One of my cycling mates carries a phone and thats it. He runs tubeless tyres and relies on a) good luck, b) his girlfriend at the other end of the phone  and c) us other cyclists. He doesn't cycle more than 40 miles so has a different mindset to most audaxers or sensible cyclists.

Charge him £5 each time he asks to borrow a pump or basic tool.
:-D . And under no circumstances pump up their tyre when they ask how to use the pump.

On a sportive I made the big mistake of stopping to fix someone's broken chain with my topeak alien.  It was rusty, on a dog of a bike, in the middle of the unpopulated Dales with rain blowing in a near gale of freezing wind. In the true spirit of a proper sportive rider I should have left him there.  Years later his bleached skeletal remains would have been found, a warning to all who neglect oiling their chains.
Sic transit and all that..

Cudzoziemiec

  • Eating all the pies and drinking all the tea.
Re: Carrying too much gear
« Reply #63 on: March 22, 2021, 09:44:46 am »
Couldn't you have two toolkits, one for middle-of-nowhere rides and one for shorter, more everyday use? There might be point if, for instance, you wanted then to lift your bike over a gate, into a train or up some steps, cram in a bit more shopping on the way home, or just enjoy the handling of a lighter bike.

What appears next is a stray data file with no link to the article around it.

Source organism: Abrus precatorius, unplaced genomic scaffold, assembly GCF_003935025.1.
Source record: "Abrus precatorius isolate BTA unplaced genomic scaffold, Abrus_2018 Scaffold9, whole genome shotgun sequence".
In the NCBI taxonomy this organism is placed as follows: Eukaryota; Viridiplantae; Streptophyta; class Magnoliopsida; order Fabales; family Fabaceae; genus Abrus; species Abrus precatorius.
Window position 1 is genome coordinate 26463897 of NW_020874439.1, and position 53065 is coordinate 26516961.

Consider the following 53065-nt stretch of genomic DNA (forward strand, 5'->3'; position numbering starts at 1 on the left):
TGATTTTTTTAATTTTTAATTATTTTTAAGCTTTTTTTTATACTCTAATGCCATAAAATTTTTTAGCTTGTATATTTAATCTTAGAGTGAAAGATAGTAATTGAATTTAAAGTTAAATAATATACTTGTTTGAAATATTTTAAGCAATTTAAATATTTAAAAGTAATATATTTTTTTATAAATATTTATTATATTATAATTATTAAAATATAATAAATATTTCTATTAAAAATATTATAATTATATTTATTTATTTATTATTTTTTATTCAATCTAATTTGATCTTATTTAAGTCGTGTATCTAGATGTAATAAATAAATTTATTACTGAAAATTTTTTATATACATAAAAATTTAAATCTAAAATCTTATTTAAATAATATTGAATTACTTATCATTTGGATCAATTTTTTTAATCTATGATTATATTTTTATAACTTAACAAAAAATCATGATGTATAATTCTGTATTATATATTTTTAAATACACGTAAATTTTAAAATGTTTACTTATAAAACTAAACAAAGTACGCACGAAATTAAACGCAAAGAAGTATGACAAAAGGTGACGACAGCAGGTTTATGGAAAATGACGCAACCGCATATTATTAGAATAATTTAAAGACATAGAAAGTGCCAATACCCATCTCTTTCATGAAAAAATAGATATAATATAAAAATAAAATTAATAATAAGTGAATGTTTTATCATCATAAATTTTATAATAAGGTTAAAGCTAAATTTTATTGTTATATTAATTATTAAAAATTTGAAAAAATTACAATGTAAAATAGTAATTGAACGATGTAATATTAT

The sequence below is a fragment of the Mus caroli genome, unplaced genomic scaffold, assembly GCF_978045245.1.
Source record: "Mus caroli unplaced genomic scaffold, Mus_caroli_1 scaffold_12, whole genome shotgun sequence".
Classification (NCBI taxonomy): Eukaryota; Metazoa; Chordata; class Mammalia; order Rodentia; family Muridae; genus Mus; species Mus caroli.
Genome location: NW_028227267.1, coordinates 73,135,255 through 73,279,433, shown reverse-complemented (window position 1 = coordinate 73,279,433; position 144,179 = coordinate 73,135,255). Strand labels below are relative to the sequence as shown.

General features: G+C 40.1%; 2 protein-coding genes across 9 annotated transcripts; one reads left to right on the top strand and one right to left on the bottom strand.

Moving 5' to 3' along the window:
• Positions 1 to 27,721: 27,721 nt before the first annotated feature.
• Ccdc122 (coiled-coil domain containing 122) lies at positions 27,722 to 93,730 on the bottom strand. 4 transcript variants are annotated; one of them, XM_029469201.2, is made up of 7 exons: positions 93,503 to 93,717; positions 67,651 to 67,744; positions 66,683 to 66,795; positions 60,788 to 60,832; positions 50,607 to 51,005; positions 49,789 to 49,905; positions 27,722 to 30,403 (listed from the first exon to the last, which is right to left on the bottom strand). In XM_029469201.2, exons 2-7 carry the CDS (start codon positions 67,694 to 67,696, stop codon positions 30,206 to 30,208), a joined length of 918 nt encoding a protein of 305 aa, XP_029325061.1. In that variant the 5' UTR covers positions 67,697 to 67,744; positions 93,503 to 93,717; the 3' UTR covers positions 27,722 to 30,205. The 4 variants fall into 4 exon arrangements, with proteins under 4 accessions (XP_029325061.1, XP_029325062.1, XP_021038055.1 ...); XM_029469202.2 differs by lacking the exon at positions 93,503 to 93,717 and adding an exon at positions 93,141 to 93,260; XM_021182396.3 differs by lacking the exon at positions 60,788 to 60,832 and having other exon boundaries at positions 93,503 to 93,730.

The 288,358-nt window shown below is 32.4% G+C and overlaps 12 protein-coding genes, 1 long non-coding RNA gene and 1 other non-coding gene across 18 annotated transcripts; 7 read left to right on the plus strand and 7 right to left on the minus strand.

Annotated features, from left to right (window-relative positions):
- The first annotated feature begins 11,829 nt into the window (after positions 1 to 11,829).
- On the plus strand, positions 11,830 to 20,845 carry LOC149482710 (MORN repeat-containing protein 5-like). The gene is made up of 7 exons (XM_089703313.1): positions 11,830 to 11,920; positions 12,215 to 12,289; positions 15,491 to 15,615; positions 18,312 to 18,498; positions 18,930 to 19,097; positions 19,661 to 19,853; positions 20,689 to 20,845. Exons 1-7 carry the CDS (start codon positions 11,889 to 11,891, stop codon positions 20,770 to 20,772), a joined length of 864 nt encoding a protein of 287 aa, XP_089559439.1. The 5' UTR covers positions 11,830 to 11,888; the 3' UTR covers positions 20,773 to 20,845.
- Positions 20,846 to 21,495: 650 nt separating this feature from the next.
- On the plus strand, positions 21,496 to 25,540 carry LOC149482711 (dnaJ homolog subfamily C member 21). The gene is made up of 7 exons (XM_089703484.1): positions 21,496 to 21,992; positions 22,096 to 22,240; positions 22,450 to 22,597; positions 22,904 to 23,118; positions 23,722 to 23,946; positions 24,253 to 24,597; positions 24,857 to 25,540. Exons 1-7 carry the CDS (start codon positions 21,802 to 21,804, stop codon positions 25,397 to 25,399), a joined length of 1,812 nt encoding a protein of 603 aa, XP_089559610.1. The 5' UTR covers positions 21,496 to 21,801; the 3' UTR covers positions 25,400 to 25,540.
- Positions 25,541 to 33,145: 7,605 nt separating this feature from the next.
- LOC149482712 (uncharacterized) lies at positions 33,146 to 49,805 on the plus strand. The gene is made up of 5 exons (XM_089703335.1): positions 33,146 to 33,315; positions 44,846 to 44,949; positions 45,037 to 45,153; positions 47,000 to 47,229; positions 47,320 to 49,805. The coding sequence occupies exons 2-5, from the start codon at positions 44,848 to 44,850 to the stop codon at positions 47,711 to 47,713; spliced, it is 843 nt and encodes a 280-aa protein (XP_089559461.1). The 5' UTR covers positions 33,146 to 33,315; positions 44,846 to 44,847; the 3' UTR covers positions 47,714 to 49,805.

That's way too much faff, risks having the wrong toolkit on a long ride, and anyway, I carry the bike up the stairs every time I come in...

J
Your faffage may (does) vary but to me it's no faff having two toolkits in suitable stuffsacs, just swap the big one for the little one as appropriate. And carrying the bike up the stairs every time I came home (been there, done that, once with two broken ribs) would certainly encourage me to minimize weight and bulk.
Riding a bike through a city is like navigating the collective neural pathways of a vast global mind.

quixoticgeek

  • Mostly Harmless
Re: Carrying too much gear
« Reply #64 on: March 22, 2021, 09:45:14 am »
For years I did long day rides in France with minimal tools.  Also loaded tours with only slightly more.  Never had a real problem and French bike shops can be very thin on the ground.  Nothing much seemed to break.

The reason I carry co2 inflator as well a pump is because on a particular long ride my pump wouldn't seal on the valve. Ride over, thumbed a lift to a railway station. 18 months ago fellow cyclist  punctured, new tube fitted and inflated with co2 in seconds. I was impressed, so ordered a co2 inflator as insurance to my framefit Zefal full size pump.